Mental Health - Transition to College Checklist
Updated: May 1
Academic and residential skills are frequently talked about in conversations about how to prepare our students for college. But students with mental health challenges may need extra support and additional conversations about what to expect and how to prepare for the emotional aspects of transitioning to college.
Emotionally Prepare Your Student
My personal experience coaching college students as well as current research reveals that many students do not feel emotionally prepared for the college transition. In this recent study, 60% of students wish they had gotten more help preparing emotionally for college. Emotional preparedness was defined as "...the ability to take care of oneself, adapt to new environments, control negative emotions and/or behavior and build positive relationships – is a major factor to students’ success during their first year of college.." How can we equip students to handle the emotional transition?
Review Current Supports
I recommend that families and school teams have a discussion during junior and senior year about the socio-emotional supports that are currently being provided both inside and outside of school. Does your student receive 30 minutes of support form their school social worker? Do they meet 2x weekly with the school psychologist? Does your student meet with a therapist and/or psychiatrist outside of school? Identifying the current level of support is an important place to begin a conversation about support in the future. Will your student's mental health change in the next 1-2 years? Probably. Is mental health a tricky thing to predict in general? Absolutely! But reviewing your student's current support plan is a great place to start.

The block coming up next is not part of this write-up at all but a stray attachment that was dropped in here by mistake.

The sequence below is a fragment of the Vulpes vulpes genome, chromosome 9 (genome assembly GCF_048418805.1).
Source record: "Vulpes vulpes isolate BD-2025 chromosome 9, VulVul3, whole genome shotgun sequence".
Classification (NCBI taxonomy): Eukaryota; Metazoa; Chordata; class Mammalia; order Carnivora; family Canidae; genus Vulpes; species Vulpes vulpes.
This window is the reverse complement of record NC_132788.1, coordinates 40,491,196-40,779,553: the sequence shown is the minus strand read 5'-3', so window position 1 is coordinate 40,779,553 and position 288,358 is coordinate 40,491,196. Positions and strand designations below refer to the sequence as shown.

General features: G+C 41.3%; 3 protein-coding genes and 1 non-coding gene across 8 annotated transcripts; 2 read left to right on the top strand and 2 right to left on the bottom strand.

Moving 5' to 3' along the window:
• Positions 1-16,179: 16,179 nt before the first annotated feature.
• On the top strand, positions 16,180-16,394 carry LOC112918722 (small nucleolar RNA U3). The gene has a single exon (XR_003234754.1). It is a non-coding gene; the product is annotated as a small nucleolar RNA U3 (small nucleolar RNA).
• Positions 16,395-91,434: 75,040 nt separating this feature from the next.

Research Mental Health Supports at Prospective Colleges
Whether your student is considering attending a community college, four year university or taking 1-2 online classes while working, mental health supports can play a significant factor in your families' college decision. I recommend that students research and connect with the mental health supports that are provided on each campus they are considering applying to. Families, ask your students to use the college website to research counseling supports, physical health and wellness offices, and disability support offices as well. Have your student record the information they find in a worksheet like this one.
After researching through the college website, if your student is comfortable, ask them to call or email the disability office or supports t have a more personal conversation. College websites are usually monitored and managed by an information technology department, a department who is not necessarily familiar with all of the department supports. Websites can be incomplete, minimal or in a worst case scenario, incorrect! I always recommend that families and students have a conversation with a campus staff member in addition to doing website research.
What Mental Health Support Do Colleges Typically Offer?
Mental health supports can vary from college to college and can include voluntary peer support groups, licensed counselors and therapists, and supervising psychiatrists. All support are voluntary and must be sought out and initiated by the student.
Start the Conversation with Current Providers
It is also important for students to talk with their current mental health providers about the transition to college. This may include signing any releases of information that would allow current and future campus providers to connect with each other.
The JED Foundation is non-profit organization that according to their website protects emotional health and prevents suicide for teens and young adults. CLICK HERE to visit the JED Foundation website and access their transition care planning checklists and resources. This excellent guide helps students prepare for the emotional transition to college and is one of the best and most comprehensive toolkits that I have found.
Although students may have available resources on campus, they may need guidance on how and when to advocate for help and to develop coping strategies that can be used in non-crises situations that lessen academic-based anxiety and help students to become "unstuck" and move forward. Fast Forward College Coaching has experience supporting students in these ways. Please reach out to us to arrange a conversation to talk about how we can help your student!